- Pick up any loose trash you notice in your yard or the side of the road near your home or business.
- Volunteer to clean up trash alongside city streets.
- Avoid using pesticides and fertilizers on your yard and plants.
- Collect grass clippings for a compost pile instead of blowing them out into the street.
- Never rake leaves into the street, unless your city has a leaf collection program and it is okay to do so.
- Never leave pet waste lying around, as it contains harmful bacteria.
- Never pour oil, antifreeze, and other such fluids into storm drains.
What Maintenance Needs to Be Done to Storm Drain Systems
Just like other plumbing systems, storm drains do require regular drain service maintenance. The type of maintenance that needs to be performed will vary based on the location and type of storm drain system.
Home Storm Drainage System Maintenance
To prevent clogged storm drains around your home, you should get into the habit of doing the following preventative maintenance:
- Inspect drain covers weekly for debris and clean covers if needed.
- If you notice a cover is broken or has come off, have it repaired or replaced.
- If your home has gutters and downspouts, clean the gutter in the fall and in the spring to keep smaller-sized twigs and leaves from getting into the system.
- Install screen covers over gutters to keep out leaves and prevent clogs.
Once a year, perform storm drain service yourself or by calling your local plumbing company. Storm drain service requires to do a detailed cleaning of the drainage system by doing the following:
- Remove drain covers. You may need to hunt around for these if you haven’t been doing your regular preventative maintenance. Once you locate them, remove any debris from the screens or grates before taking the covers off.
- Clean out any excess debris inside the drain pipes. Remove as much debris as you can by simply reaching into the pipe and pulling it out. You can also use a shop vac to help suck up the debris since it can be used for both wet and dry debris.
- Inspect where the sewer drain terminates. The termination location will vary whether your system drains into the yard or is connected to your city’s sewer system. If your system drains into the yard, look for drainage caps. These caps only open when water is flowing out of them, so you will need to carefully remove them and check for debris in the pipes.
- Flush the drain pipes. Once all the drain covers and termination covers have been removed, you need to flush out the entire system. Take a garden hose and insert it into the first storm drain entrance. Turn the water on and check the termination side to see if the water is flowing out. Wait until the water flows clearly and there is no more debris coming out the termination pipe. Repeat the process for each storm drain.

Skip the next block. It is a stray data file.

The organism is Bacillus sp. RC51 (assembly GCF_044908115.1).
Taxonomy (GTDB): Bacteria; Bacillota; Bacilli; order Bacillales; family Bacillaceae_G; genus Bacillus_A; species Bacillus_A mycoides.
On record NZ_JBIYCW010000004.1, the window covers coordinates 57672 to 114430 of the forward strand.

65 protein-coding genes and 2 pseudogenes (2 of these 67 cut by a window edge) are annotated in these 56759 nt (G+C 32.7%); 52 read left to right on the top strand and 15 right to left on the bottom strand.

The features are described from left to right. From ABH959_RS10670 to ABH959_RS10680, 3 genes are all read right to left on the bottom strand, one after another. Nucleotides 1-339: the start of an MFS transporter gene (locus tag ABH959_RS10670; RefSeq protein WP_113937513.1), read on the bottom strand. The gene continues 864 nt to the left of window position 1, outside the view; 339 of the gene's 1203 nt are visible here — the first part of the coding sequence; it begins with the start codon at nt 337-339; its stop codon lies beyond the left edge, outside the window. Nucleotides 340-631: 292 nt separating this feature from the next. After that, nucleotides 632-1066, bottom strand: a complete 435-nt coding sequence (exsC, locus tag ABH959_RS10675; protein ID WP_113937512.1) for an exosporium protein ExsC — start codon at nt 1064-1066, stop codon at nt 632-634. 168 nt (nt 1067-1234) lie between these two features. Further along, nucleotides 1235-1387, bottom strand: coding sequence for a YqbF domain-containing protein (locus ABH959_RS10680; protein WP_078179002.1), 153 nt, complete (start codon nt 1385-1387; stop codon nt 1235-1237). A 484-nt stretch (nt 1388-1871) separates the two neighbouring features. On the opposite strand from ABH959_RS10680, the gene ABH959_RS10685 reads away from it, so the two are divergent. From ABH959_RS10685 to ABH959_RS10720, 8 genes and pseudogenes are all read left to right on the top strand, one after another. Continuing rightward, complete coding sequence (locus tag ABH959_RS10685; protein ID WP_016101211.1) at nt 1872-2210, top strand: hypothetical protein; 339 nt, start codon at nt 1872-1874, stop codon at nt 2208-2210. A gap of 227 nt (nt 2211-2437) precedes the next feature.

- Replace the storm drain and termination covers. After you have flushed the system, reinstall the covers.
If you notice there is a clogged drain, and water is not flowing as fast as it should out the termination pipe, you will need to call your plumber for water jetting or other drain cleaning services to remove the clog.
City Storm Drainage System Maintenance
Most cities will take care of their own storm drain system maintenance. However, there are things you can do too. You can make sure that any drain covers next to your home or business are not clogged with debris.
You can also pick up leaves, branches, and other debris that accumulate in front of storm drains on street curbs to help keep the drains clear. If you notice a city storm drain is backing up, call your local city’s water management office and notify them of the problem.
Storm drains provide a valuable service by directing excess rainwater away from homes and businesses. They also keep streets from flooding. By taking the time to perform regular storm drain maintenance around your home or business, you can help avoid clogged drains and other storm drain system problems.
The post How and Why You Need to Maintain Your Storm Drainage System appeared first on Met Plumbing.